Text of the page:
Junior high was pivotal. She chose as her Phys Ed elective, the dance class of Melvin Jones. The former Alvin Ailey dancer taught the Horton and Graham techniques. Through his instruction, she was ahead of the curve when she auditioned for and was accepted into the Ailey scholarship program years later.

“After boarding school I was hungry to get back to NYC and dance.” Yet she shunned the academic pursuit of dance. A local school would allow her to both train with Ailey and study English and Anthropology.  “A women’s college seemed empowering to me. With alumnae like Zora, Katherine and Twyla, I knew Barnard would be perfect.” Her nine-page appeal to overturn a denied housing grant was successful and though her parents lived only 23 blocks away, she was awarded housing for four years.

She initially found anthropology “daunting and too focused on the other,” but eventually realized that “there is a future in Anthro for participant-observers such as myself, that the preservation of culture can be enacted by those within rather than some extraneous observer.” This will be the crux of her graduate exploration. “I see ways to give back through my art.”

Among her impressive credits (view them and her performance reel at Dancer’s Pro) is her phenomenal performance in Moses Pendleton’s Passion.  A cornerstone of the MOMIX repertoire, Passion is a highlight of djassi’s eight-year tenure touring internationally with the company.

The mind-blowing Passion ribbon solo.

When djassi joined MOMIX, she and technical director/lighting designer, Corrado Verini, “gravitated to each other during after-show dinner to discuss the world, both yearning to talk about something besides dance,” she says.  On an Amsterdam tour they sparked an intense, see-each-other-on-tour, long-for-each-other-off-tour relationship. “We had cultural, linguistic, generational, not to mention the American/Italian, Black/White dichotomies that we both had to get over somehow.  We weren’t convinced right away that we were ready to deal with all of the work that loving each other might entail.” Nevertheless, “it was undeniable for both of us that there was something that kept bringing us back together.” In a yellow silk dress of her own design, djassi wed Corrado in August 2008 in Rome.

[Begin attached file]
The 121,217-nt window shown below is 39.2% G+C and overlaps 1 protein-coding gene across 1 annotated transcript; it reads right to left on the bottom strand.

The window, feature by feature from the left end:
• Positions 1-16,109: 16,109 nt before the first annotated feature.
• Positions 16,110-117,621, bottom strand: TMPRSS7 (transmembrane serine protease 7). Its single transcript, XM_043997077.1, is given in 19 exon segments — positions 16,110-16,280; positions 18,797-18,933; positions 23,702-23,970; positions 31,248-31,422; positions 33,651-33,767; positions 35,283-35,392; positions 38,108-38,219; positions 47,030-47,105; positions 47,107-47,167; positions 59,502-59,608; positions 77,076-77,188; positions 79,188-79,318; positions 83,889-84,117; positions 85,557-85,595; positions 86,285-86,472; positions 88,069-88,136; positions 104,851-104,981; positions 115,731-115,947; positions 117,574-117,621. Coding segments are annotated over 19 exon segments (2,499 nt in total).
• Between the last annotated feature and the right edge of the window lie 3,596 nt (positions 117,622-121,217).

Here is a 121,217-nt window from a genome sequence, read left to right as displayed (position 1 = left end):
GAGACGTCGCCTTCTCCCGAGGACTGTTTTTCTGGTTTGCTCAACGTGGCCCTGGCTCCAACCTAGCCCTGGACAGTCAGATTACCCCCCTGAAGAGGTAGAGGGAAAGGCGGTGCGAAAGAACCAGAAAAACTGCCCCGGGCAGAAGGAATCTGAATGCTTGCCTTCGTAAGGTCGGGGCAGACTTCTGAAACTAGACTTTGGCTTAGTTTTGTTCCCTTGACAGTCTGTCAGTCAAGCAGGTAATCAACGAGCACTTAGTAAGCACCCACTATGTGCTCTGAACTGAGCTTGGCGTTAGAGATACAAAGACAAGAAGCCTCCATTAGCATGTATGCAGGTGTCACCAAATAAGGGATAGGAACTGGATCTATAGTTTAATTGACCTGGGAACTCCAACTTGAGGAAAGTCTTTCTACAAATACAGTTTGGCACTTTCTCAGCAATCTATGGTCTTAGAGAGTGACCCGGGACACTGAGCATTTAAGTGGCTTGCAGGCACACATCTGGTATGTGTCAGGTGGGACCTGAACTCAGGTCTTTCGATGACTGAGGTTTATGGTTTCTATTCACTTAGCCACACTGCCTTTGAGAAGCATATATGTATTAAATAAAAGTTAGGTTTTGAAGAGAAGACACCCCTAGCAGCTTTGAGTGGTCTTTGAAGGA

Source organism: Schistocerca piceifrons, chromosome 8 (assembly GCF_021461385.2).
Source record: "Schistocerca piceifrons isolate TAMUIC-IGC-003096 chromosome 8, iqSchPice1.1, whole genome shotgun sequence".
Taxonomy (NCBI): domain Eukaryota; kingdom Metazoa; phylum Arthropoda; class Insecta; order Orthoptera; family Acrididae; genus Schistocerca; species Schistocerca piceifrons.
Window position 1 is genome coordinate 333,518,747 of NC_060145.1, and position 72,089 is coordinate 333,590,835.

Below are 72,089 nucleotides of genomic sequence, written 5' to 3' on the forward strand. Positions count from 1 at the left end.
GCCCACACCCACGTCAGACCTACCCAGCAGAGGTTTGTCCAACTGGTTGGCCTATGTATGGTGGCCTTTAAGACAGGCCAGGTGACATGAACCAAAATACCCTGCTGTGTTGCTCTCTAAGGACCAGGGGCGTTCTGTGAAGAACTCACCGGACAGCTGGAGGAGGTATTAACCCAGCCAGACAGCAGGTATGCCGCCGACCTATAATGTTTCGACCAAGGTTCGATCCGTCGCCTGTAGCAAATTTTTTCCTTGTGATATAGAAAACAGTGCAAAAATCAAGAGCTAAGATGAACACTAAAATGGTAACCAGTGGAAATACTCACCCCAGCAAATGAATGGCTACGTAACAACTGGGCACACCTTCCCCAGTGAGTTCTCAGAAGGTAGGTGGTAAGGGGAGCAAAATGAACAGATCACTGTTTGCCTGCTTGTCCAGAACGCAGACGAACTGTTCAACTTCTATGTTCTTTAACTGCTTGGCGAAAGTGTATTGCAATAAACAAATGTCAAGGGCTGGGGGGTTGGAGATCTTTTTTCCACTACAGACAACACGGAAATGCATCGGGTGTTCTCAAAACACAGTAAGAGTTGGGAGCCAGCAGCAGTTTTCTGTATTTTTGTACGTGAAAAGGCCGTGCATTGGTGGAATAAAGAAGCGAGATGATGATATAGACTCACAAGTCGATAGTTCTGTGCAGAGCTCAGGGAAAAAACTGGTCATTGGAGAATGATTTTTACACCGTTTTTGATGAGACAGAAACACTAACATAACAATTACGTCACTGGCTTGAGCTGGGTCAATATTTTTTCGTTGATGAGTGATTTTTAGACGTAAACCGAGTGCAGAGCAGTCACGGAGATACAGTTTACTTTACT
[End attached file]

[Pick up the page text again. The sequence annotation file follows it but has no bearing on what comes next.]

dja love.

“Soho Moods,” Auditorium Parco della Musica, Rome.  Photo © Nina Contini Melis.

Apart from dance, she’s tapped into other aspects of her creativity through acting, writing (contributing to the book Transculturalism and TRACE magazine) and fashion.  Frequently complimented on garments she’d whip up, she during a tour break in 2001, created a 32-piece collection dubbed the eponymic dja. She sold the line at fairs in Rio and New York.  Inspired by her love of adornment, she has more recently launched the easier-to-produce earring line, Flights of Fancy by dja.